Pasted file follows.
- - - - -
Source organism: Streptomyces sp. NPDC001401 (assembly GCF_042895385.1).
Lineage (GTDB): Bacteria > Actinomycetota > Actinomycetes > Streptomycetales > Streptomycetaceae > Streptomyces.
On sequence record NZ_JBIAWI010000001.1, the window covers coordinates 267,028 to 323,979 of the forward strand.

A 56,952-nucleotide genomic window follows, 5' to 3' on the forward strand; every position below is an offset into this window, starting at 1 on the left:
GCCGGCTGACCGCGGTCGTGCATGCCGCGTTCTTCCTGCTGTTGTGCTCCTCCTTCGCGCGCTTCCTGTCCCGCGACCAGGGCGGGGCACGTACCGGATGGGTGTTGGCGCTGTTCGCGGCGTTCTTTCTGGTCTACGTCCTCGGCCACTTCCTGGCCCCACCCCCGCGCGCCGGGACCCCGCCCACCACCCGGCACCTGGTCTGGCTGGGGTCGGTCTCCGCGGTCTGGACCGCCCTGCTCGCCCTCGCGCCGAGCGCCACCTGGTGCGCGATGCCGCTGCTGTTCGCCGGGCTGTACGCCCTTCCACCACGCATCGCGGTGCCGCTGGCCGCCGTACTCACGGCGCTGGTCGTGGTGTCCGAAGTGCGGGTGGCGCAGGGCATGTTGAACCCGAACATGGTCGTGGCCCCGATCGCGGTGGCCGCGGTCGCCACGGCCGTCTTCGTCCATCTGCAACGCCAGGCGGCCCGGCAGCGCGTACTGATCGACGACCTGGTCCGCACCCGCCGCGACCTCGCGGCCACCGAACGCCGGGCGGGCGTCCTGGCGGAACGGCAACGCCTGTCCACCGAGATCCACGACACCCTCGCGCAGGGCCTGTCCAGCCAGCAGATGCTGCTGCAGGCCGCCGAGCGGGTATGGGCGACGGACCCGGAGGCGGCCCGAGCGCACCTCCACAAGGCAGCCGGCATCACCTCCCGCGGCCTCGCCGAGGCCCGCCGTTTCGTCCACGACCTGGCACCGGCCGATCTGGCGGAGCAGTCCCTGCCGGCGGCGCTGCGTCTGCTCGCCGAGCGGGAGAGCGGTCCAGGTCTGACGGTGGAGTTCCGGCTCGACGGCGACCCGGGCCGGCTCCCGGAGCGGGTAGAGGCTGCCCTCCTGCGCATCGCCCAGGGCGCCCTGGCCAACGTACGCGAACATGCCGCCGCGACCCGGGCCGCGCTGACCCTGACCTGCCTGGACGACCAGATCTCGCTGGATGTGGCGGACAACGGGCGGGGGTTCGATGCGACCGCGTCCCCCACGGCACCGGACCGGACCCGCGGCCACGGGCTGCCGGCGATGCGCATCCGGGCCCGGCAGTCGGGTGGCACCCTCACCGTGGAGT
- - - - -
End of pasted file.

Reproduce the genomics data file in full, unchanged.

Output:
Source organism: Streptomyces sp. NPDC001401 (assembly GCF_042895385.1).
Lineage (GTDB): Bacteria > Actinomycetota > Actinomycetes > Streptomycetales > Streptomycetaceae > Streptomyces.
On sequence record NZ_JBIAWI010000001.1, the window covers coordinates 267,028 to 323,979 of the forward strand.

A 56,952-nucleotide genomic window follows, 5' to 3' on the forward strand; every position below is an offset into this window, starting at 1 on the left:
GCCGGCTGACCGCGGTCGTGCATGCCGCGTTCTTCCTGCTGTTGTGCTCCTCCTTCGCGCGCTTCCTGTCCCGCGACCAGGGCGGGGCACGTACCGGATGGGTGTTGGCGCTGTTCGCGGCGTTCTTTCTGGTCTACGTCCTCGGCCACTTCCTGGCCCCACCCCCGCGCGCCGGGACCCCGCCCACCACCCGGCACCTGGTCTGGCTGGGGTCGGTCTCCGCGGTCTGGACCGCCCTGCTCGCCCTCGCGCCGAGCGCCACCTGGTGCGCGATGCCGCTGCTGTTCGCCGGGCTGTACGCCCTTCCACCACGCATCGCGGTGCCGCTGGCCGCCGTACTCACGGCGCTGGTCGTGGTGTCCGAAGTGCGGGTGGCGCAGGGCATGTTGAACCCGAACATGGTCGTGGCCCCGATCGCGGTGGCCGCGGTCGCCACGGCCGTCTTCGTCCATCTGCAACGCCAGGCGGCCCGGCAGCGCGTACTGATCGACGACCTGGTCCGCACCCGCCGCGACCTCGCGGCCACCGAACGCCGGGCGGGCGTCCTGGCGGAACGGCAACGCCTGTCCACCGAGATCCACGACACCCTCGCGCAGGGCCTGTCCAGCCAGCAGATGCTGCTGCAGGCCGCCGAGCGGGTATGGGCGACGGACCCGGAGGCGGCCCGAGCGCACCTCCACAAGGCAGCCGGCATCACCTCCCGCGGCCTCGCCGAGGCCCGCCGTTTCGTCCACGACCTGGCACCGGCCGATCTGGCGGAGCAGTCCCTGCCGGCGGCGCTGCGTCTGCTCGCCGAGCGGGAGAGCGGTCCAGGTCTGACGGTGGAGTTCCGGCTCGACGGCGACCCGGGCCGGCTCCCGGAGCGGGTAGAGGCTGCCCTCCTGCGCATCGCCCAGGGCGCCCTGGCCAACGTACGCGAACATGCCGCCGCGACCCGGGCCGCGCTGACCCTGACCTGCCTGGACGACCAGATCTCGCTGGATGTGGCGGACAACGGGCGGGGGTTCGATGCGACCGCGTCCCCCACGGCACCGGACCGGACCCGCGGCCACGGGCTGCCGGCGATGCGCATCCGGGCCCGGCAGTCGGGTGGCACCCTCACCGTGGAGT